Some of the areas of specialty that health coaches have include:
- Health Education and Promotion for Healthy Lifestyles
- Nutrition & Health
- Illness and Disease
- Health and Wellness Promotion
- Alternative Healing Modalities
- Mind/Body Interventions for Health
- Human Growth & Development
- Traditional Healing Methods
- Principles of Fitness
- Food Hygiene
- Spirituality in Health Care
- Foods, Herbs, Supplements and Other Products
- Sports Nutrition
- Nutrition Therapy
- Psychology of Women’s Health
It is a good idea to have degrees in order to become a health coach, even if there are no specific requirements. Degrees and graduate level majors that are popular for health coaches include:
- Exercise Science and Wellness
- Health Psychology
- Public Health and Health Promotion
- Health Science
- Masters in Health Promotion
- Health and Exercise Science
- Human Nutrition
- Naturopathic Medicine
- Fitness Specialist
- Nutrition & Dietetics
- Personal Trainer Certification
- Doctor of Health Sciences
- Health Promotion – Holistic Health Studies
Certification Outside of Degrees
If you want to become a health coach, taking a degree can be a good option – however, it’s not the only option. Indeed, there are many health coach certification programs that could serve the same role and help you develop your health coach career. Health coaching programs can range between 6 weeks and 2 years and are a great way of bolstering your skills alongside a degree; in fact, a certified health coach can make as much as 40% more than non certified health coaches.
The National Commission for Certifying Agencies is one of America’s most highly respected accreditation agencies, and it offers three accreditation options:
- Health Coach for Fitness Professionals
- Health Coach for Workplace Wellness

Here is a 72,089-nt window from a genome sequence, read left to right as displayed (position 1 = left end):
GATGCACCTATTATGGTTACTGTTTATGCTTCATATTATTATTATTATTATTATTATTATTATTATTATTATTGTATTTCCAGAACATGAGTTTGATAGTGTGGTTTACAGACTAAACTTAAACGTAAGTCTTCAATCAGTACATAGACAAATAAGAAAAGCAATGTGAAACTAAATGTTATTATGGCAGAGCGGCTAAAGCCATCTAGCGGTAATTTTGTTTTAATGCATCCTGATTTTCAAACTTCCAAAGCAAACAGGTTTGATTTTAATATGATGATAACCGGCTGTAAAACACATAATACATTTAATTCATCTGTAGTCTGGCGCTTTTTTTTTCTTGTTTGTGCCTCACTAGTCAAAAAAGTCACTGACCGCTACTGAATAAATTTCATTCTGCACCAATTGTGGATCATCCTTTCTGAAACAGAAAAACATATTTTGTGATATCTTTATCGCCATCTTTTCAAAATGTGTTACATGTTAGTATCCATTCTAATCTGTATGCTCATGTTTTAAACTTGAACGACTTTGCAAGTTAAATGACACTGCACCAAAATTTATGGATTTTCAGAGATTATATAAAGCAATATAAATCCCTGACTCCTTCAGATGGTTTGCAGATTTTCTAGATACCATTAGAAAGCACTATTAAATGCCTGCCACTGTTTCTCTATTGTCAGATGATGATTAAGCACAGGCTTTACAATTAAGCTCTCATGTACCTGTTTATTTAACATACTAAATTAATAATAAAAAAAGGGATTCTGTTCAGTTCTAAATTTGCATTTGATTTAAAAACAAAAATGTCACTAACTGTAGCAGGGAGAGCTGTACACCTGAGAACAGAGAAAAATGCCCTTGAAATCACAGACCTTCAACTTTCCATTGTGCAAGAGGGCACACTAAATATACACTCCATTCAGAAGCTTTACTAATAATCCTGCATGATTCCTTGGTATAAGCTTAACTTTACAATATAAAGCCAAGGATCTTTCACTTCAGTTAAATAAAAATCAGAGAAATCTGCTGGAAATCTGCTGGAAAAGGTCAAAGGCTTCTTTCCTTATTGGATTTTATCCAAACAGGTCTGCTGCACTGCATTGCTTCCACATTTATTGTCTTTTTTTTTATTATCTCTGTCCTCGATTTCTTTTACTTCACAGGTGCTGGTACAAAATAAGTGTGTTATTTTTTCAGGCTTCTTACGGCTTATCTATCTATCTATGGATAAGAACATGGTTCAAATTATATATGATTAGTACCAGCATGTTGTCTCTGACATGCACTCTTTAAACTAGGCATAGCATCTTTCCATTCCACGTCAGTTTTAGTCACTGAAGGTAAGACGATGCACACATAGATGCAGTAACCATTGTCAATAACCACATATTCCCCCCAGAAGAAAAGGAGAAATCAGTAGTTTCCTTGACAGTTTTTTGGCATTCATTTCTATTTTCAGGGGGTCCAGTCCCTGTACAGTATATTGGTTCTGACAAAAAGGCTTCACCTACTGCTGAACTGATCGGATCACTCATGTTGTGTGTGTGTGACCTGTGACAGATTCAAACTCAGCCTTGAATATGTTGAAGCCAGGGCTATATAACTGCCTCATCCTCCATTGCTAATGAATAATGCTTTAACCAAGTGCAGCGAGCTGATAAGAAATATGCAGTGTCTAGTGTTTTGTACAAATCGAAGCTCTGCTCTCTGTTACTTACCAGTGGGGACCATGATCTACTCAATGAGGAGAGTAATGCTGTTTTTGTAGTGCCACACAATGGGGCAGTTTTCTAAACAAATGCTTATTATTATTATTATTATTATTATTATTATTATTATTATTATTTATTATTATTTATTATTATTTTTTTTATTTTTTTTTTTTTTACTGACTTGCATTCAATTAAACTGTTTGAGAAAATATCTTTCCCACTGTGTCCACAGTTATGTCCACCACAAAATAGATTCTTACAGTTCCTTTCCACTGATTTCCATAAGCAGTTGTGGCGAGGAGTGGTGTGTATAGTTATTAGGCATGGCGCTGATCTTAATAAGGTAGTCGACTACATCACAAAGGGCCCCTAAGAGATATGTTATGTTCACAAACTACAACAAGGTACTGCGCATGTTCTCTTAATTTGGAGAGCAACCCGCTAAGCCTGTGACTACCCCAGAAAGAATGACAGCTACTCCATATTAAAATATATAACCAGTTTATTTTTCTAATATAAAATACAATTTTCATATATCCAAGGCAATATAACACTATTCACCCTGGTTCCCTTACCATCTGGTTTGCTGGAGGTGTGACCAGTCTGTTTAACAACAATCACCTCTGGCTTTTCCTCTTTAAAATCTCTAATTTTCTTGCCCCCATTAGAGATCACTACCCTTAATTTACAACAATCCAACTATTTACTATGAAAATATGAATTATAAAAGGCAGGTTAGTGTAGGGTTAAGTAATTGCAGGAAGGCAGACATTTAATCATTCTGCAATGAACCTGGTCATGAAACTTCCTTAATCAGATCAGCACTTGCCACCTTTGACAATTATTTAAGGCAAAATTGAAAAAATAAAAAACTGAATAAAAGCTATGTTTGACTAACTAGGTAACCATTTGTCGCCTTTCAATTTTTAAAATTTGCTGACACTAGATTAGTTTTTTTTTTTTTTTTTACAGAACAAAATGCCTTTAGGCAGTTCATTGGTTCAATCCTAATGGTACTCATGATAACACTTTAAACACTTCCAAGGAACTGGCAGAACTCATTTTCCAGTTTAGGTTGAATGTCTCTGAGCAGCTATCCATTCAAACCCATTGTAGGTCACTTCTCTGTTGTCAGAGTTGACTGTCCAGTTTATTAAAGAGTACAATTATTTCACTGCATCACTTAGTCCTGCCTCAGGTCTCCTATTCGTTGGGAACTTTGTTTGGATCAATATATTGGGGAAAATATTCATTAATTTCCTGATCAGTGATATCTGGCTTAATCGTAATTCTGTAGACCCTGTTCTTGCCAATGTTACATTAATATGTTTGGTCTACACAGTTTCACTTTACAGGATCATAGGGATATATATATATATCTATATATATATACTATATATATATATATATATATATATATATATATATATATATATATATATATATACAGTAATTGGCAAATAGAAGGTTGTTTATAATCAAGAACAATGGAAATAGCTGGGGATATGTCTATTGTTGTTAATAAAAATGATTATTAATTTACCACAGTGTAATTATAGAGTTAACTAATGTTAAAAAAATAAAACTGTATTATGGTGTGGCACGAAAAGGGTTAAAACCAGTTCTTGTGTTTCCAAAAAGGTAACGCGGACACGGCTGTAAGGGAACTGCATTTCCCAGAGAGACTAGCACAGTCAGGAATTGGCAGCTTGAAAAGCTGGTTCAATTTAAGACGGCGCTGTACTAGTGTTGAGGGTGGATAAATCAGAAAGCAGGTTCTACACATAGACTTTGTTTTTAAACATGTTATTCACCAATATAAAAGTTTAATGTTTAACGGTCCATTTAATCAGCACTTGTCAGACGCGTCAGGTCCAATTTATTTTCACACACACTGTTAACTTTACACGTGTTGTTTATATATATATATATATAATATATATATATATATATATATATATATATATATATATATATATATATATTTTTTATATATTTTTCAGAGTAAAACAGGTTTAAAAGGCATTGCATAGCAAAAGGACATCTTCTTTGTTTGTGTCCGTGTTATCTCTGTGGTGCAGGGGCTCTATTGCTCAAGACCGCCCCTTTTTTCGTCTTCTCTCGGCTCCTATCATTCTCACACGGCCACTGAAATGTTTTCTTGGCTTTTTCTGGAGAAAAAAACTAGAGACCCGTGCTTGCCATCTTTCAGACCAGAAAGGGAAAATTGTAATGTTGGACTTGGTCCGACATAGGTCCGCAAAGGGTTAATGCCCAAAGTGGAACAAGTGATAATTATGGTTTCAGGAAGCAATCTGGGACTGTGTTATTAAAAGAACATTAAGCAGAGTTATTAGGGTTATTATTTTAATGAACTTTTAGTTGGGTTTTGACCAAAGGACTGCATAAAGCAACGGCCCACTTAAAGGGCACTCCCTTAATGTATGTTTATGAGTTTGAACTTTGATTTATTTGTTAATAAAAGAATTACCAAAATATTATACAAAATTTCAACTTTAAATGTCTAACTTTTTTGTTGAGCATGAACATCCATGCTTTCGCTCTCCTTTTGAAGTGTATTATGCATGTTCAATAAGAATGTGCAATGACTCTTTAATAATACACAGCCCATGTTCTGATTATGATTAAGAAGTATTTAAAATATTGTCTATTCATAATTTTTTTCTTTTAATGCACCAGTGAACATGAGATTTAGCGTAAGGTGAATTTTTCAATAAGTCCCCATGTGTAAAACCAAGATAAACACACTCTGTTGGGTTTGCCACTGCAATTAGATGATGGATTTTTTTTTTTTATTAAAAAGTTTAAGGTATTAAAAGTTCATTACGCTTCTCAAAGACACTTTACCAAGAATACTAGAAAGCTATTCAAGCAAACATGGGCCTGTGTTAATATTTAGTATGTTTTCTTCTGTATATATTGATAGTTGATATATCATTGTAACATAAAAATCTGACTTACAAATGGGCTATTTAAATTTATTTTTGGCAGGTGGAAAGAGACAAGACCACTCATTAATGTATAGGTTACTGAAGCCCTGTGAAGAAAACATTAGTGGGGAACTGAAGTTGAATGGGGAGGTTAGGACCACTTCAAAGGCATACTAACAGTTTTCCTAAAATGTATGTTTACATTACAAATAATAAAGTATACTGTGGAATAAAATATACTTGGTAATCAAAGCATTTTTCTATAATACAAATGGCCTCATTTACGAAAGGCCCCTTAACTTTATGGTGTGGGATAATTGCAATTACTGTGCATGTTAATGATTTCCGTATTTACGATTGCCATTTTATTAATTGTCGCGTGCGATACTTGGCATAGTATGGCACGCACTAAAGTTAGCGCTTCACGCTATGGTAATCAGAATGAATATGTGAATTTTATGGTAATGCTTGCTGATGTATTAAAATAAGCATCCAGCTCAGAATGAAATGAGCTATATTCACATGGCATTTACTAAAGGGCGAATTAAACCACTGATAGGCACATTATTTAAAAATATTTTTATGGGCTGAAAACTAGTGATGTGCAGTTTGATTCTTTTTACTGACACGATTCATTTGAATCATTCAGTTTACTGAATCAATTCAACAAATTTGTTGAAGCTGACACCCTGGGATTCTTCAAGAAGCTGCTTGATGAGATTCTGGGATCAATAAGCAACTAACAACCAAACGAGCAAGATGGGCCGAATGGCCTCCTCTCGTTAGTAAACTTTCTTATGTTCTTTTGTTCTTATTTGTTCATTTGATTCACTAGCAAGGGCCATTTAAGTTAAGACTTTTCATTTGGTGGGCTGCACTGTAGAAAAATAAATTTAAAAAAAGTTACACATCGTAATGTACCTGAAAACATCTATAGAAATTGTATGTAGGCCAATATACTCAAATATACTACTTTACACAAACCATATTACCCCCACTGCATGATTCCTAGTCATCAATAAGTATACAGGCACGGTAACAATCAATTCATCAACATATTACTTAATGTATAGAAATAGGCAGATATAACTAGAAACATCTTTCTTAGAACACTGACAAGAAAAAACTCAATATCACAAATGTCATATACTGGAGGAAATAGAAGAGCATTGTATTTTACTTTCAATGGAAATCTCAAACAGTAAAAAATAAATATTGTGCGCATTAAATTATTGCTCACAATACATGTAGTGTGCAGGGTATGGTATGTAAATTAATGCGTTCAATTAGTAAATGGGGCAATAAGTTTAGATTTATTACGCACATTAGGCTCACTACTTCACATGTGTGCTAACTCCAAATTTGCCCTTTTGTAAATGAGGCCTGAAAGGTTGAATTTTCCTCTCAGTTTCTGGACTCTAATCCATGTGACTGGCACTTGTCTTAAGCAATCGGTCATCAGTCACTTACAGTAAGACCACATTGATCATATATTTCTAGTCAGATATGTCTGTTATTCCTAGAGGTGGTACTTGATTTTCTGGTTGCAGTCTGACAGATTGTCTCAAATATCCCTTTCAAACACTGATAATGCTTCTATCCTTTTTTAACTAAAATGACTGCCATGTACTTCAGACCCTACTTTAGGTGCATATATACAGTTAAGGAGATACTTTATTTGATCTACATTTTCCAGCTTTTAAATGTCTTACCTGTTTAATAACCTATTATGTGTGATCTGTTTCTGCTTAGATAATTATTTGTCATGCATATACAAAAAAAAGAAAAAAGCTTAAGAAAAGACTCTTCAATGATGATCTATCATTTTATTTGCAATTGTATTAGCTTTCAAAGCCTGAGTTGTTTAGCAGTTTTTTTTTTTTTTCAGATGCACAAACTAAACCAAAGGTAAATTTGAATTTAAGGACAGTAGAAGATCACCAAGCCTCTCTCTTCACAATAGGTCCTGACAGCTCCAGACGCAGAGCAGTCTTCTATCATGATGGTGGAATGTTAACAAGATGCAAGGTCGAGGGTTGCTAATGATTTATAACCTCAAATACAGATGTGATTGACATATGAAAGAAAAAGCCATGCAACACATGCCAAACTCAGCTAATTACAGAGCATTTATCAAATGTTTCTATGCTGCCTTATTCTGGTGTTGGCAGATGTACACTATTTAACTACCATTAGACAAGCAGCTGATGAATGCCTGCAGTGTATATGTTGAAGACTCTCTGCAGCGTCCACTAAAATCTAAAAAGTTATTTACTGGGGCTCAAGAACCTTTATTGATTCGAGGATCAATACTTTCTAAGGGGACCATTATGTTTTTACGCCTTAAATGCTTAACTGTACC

- Health Coach for Health Care Providers
If you don’t think that these options are right for you, there area few other ways to get into health coaching in Connecticut including:
- Personal experience used to help others
- Self study
- Audited or other non-degree classes
Job Opportunities in Connecticut
Many bodies in Connecticut are beginning to see the benefits of preventative measures for ensuring good health, with a dollar of investment returning savings of between $3 and $6, as estimated by the Harvard Business Review. Indeed, a healthy workforce is beneficial for everyone, both individuals and businesses alike, and so health coach services are in increasingly high demand.
Job opportunities for health coaches in Connecticut are primarily offered by large businesses who are actively promoting good health for their workers, and workers in these settings will usually be part of a dedicated employee healthcare team. Some small businesses are also beginning to see the benefits and hiring freelance or part-time health coaches, offering opportunities for coaches for multiple part-time roles. Whatever the case might be, though, health coaches are typically on duty during normal working hours.
Some of the companies who hire health coaches at present include:
- Point 72 Asset Management, L.P.
- Eversource Energy
- Harmon International Industries
- The Hartford
- EJ Prescott
- Neopost USA
- Hartford Healthcare
- Boehringer Ingelheim Pharmaceuticals, Inc
- Daymon Worldwide
- Nestle Waters North America
- Tauk Inc.
To begin working as a health coach in Connecticut, you’ll need to register your new business with the Connecticut Department of Revenue Services. Don’t forget to follow other new business protocols, too, including getting an Employer Identification Number if you plan to employ people and fill out a UC-1A Form.
Now that you have read this guide, you know how to become a nutritionist in Connecticut!